northern gateway pipeline
Activists in British Columbia have responded to the National Energy Board's approval of the Northern Gateway oil pipeline with threats of illegal activism reminiscent of the 1990s. Greenpeace spokesman Mike Hudema, for example, said his group will "do what it takes" to ensure the pipeline is never built (and he specifically mentioned civil disobedience).
Alberta Premier Alison Redford and B.C. Premier Christy Clark recently announced a "framework agreement" on the proposed Northern Gateway oil pipeline, removing what was seen as a serious barrier to development.
BC Premier Christy Clarks demand for payments in return for permission to ship oil across BC lands is ill advised. It does not matter whether this payment takes the form of a claim on Albertas royalties or is based on the amount of oil flowing through the pipe; it is equivalent to a tax on trade and which, like tariffs on imports from abroad, results in high administrative costs, raises consumer prices and lowers living standards of all Canadians. It is rightly prohibited by federal legislation.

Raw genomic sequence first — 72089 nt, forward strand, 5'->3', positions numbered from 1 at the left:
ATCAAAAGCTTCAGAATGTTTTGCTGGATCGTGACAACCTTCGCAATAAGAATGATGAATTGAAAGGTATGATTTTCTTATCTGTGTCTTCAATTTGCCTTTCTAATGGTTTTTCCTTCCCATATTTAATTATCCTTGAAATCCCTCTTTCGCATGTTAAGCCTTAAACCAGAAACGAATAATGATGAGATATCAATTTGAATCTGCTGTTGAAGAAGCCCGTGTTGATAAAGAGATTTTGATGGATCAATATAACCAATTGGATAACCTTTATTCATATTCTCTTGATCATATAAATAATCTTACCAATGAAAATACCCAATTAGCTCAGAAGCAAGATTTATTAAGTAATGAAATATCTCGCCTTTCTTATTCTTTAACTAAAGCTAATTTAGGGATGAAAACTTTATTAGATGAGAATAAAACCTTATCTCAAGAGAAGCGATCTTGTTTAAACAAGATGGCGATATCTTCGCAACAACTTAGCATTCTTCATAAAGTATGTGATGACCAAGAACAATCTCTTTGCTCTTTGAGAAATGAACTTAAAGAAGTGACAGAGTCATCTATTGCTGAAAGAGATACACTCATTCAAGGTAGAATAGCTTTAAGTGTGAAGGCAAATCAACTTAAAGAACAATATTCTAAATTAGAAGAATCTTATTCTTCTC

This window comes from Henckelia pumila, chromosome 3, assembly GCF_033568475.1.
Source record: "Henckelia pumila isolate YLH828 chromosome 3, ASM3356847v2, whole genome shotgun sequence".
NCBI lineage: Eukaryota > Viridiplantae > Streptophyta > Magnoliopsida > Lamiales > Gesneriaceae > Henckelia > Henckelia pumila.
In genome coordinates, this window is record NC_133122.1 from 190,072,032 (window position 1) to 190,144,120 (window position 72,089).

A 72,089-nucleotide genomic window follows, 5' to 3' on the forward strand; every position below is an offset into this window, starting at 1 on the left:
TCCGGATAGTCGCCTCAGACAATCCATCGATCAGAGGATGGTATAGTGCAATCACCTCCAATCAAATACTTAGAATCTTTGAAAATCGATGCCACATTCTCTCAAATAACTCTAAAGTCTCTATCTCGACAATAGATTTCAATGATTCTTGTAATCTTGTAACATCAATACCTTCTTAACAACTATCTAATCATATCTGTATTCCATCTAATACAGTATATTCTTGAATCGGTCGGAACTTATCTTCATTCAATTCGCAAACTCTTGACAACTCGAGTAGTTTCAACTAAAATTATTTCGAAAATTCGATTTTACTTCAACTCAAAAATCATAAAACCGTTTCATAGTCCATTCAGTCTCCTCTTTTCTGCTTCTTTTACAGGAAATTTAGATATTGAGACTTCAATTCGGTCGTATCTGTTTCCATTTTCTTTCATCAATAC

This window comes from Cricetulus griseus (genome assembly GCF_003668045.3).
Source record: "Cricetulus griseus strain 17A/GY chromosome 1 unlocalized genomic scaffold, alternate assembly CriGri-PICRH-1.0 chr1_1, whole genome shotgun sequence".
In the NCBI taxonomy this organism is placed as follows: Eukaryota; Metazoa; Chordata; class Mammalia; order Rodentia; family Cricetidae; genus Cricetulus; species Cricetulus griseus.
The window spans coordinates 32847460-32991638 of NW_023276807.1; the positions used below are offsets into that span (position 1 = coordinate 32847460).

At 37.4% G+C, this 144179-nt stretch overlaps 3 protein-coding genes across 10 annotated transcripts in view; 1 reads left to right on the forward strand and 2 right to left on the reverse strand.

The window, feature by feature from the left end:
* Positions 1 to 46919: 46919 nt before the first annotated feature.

With her demand that either Alberta or Ottawa ante up more cash before the proposed Northern Gateway pipeline can proceed through parts of British Columbia, BC Premier Christy Clark is playing a risky and ill-advised game of economic chicken. But before getting into details of that, consider Clarks five demands, some of which are reasonable, if occasionally superfluous.